‘We have never seen so much capital from so many places coming and looking for product,’ said Stephen Miles, executive director – EMEA investment properties, CBRE. ‘Many markets have been starved of development for a long time, so investors who want good product need to go up the risk curve. People are re-defining what they think it’s opportunistic.’
There is a huge amount of demand from Asian capital, driven by currency, spreads and diversification needs. ‘South Koreans look for long income and good covenants to underwrite in a safe way, while Singaporeans are focused on value-add and core plus, driving value in the capital they are deploying,’ he said.
Everyone mentions the late cycle, but this awareness does not stop investments. ‘Investors now want assets that deliver a long stable income for when the downturn eventually comes,’ said Kim Politzer, director, head of research, European Real Estate, Fidelity International.
‘We see a lot of capital availability from an ever wider range of sources, including many new entrants with specific requirements and a specific project,’ said Alexander Fischbaum, managing director, AF Advisory.
In such a competitive environment finding assets to buy can be a challenge, said Jos Short, executive chairman, Principal Real Estate Europe: ‘There is so much capital still available that it is difficult to find product. We were aiming for £1 bn of transactions this year, but we have struggled to find them’.
In the UK Logistics and Industrial has been the best-performing sector in terms of total returns and capital growth, especially in London and the South-East. Offices are also performing well in the rest of the UK and not just in the capital.
‘UK offices have done better than most people predicted,’ said Neil Blake, EMEA chief economist and global head of forecasting, CBRE. ‘Rents have held up and there is no shortage of tenants. Next year vacancies may increase due to more supply coming to the market and rents are likely to go sideways.’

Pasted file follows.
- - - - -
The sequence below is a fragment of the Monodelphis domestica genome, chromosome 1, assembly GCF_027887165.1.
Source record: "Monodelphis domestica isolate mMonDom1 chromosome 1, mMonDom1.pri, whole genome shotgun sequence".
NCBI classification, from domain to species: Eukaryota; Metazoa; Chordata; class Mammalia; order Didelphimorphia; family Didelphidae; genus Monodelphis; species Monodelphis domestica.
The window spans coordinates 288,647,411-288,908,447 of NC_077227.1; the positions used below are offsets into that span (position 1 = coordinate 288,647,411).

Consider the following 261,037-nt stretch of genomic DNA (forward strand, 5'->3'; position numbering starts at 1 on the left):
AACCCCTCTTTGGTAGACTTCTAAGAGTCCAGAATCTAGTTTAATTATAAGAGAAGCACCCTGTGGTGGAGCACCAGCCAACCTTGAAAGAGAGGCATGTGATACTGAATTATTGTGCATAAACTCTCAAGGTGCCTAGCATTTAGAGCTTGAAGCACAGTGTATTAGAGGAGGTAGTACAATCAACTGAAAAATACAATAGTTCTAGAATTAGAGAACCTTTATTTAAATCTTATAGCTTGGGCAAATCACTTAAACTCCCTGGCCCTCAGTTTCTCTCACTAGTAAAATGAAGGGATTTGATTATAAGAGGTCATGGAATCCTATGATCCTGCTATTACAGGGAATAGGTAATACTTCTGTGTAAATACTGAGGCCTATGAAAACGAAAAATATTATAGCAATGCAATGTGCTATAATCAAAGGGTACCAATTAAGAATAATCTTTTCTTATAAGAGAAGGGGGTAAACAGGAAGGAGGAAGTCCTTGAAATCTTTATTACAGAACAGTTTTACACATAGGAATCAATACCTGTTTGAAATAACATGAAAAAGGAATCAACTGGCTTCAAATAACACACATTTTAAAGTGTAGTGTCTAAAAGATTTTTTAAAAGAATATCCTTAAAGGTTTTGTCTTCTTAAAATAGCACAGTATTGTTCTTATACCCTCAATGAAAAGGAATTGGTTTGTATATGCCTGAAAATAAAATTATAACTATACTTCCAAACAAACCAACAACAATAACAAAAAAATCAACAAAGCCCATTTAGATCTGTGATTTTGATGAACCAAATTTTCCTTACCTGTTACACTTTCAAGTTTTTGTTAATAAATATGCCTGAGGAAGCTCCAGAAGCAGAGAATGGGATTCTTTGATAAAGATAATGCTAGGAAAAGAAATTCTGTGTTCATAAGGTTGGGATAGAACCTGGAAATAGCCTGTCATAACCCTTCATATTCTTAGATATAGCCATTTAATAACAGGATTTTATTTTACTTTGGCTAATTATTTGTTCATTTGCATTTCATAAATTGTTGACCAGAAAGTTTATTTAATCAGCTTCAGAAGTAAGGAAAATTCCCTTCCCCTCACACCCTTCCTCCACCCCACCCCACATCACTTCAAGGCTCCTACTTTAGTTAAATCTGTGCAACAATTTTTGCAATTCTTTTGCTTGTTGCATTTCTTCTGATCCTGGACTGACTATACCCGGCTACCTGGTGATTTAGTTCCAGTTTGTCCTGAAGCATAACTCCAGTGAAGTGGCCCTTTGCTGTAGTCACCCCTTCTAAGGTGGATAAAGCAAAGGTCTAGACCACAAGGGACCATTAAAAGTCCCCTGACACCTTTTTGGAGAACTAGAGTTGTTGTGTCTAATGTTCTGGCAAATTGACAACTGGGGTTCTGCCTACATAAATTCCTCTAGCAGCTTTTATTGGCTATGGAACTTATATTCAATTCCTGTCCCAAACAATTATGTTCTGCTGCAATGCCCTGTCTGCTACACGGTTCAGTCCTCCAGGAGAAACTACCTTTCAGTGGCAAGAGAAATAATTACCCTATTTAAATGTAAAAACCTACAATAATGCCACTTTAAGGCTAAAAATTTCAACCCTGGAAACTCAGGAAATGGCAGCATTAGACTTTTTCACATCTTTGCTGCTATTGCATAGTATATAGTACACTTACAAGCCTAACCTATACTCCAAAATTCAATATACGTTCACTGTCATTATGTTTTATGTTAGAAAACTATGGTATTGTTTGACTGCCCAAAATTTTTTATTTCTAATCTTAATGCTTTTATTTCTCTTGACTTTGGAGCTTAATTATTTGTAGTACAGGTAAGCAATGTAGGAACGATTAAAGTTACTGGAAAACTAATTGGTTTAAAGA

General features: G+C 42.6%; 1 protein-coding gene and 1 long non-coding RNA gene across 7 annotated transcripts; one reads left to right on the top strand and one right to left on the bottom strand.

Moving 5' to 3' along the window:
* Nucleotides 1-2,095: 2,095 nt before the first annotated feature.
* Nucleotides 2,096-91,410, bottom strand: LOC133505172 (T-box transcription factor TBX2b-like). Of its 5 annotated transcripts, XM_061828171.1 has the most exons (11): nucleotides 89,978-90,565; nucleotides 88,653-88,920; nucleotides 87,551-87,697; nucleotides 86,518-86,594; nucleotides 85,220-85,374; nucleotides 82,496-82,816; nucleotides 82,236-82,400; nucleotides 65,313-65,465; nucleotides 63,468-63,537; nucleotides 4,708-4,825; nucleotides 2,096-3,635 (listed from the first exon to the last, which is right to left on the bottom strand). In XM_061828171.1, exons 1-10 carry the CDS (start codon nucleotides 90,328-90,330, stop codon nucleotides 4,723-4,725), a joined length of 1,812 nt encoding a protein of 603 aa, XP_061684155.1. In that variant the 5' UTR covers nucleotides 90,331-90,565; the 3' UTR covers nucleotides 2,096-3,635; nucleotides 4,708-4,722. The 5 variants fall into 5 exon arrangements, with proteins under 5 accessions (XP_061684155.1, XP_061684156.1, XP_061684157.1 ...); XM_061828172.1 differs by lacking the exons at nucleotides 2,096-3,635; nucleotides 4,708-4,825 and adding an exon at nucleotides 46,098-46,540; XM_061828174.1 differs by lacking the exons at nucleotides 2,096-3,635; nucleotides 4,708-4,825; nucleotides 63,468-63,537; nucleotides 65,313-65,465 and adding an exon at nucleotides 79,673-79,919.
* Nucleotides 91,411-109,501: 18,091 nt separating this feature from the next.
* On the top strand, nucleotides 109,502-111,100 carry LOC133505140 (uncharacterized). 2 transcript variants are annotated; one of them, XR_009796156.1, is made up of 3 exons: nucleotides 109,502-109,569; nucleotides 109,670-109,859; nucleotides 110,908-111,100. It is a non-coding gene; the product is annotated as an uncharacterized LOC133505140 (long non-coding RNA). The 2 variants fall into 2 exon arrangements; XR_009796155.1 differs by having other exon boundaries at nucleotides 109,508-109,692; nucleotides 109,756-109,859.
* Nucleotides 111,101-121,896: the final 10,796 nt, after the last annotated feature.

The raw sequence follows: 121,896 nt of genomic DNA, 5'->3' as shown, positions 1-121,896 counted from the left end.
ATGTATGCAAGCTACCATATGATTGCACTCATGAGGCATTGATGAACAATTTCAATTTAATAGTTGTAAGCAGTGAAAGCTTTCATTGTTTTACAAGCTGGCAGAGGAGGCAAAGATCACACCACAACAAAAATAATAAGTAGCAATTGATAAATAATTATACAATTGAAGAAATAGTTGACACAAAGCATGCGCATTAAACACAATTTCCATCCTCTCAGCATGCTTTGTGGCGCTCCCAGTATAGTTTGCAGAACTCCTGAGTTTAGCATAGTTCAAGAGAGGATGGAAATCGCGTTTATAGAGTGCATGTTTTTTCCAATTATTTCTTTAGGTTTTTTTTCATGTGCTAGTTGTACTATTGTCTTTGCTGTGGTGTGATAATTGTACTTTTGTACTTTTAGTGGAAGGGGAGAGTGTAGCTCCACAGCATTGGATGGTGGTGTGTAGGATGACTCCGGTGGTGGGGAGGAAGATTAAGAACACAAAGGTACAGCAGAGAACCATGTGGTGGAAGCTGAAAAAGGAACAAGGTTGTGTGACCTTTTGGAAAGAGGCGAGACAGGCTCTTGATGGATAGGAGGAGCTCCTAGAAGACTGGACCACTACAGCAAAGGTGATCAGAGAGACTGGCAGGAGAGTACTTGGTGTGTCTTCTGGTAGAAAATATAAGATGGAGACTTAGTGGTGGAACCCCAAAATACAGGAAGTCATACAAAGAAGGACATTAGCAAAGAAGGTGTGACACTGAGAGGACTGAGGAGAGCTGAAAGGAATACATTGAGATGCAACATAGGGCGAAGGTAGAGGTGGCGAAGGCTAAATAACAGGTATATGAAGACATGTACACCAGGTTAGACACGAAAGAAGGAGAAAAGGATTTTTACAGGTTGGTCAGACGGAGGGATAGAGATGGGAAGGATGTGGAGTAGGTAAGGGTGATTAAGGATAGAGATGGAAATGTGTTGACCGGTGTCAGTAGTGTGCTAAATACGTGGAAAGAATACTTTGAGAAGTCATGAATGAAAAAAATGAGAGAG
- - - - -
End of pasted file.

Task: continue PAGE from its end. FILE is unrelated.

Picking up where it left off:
Landlords have a lot to learn from the success of WeWork, which has become the biggest tenant in London, said Morag Beers, director real estate, IMMO Investment Technologies: ‘The relationship between tenant and landlord is often still too adversarial. WeWork doesn’t just offer flexibility but also the feeling of belonging to a club’.
Technology will play an increasingly big role in getting tenants onside, she said: ‘Occupiers are fully aware of technology, but the investor side is not fully engaged yet. We are still only scratching the surface of what technology can offer.’
On the negative side the retail sector is experiencing difficulties, Blake said, as it is ‘caught in the perfect storm of e-commerce growth, reduced spending power and changing consumer habits’. Shopping centres are the worst performers.
‘Fidelity International’s forecast is that the price of UK retail assets could fall by up to 70%,’ said Politzer. ‘Retailers cannot afford the rent at the moment, profitability has been squeezed by increases in the minimum wage and business rates, so we need to see significant changes in pricing.’
The risk, she said, is that ‘this trend could spill from the UK into Europe, which is why we are bearish and underweight in retail.’
Moving into the new year ‘there will be question marks until Brexit is resolved, but we see no risk to occupational demand or a shock to rents,’ said Politzer. ‘The first quarter of the year is likely to be quiet, then activity will pick up.’
Looking ahead to 2019 ‘there is nothing to inspire pessimism or fear,’ said Blake. ‘The fundamentals are good. No one ever mentions lack of investment demand and there is plenty of money looking for a place to go. We are optimistic that the cycle will not end soon and we will not see a slowdown next year. The downturn may happen in 2020 or 2021.’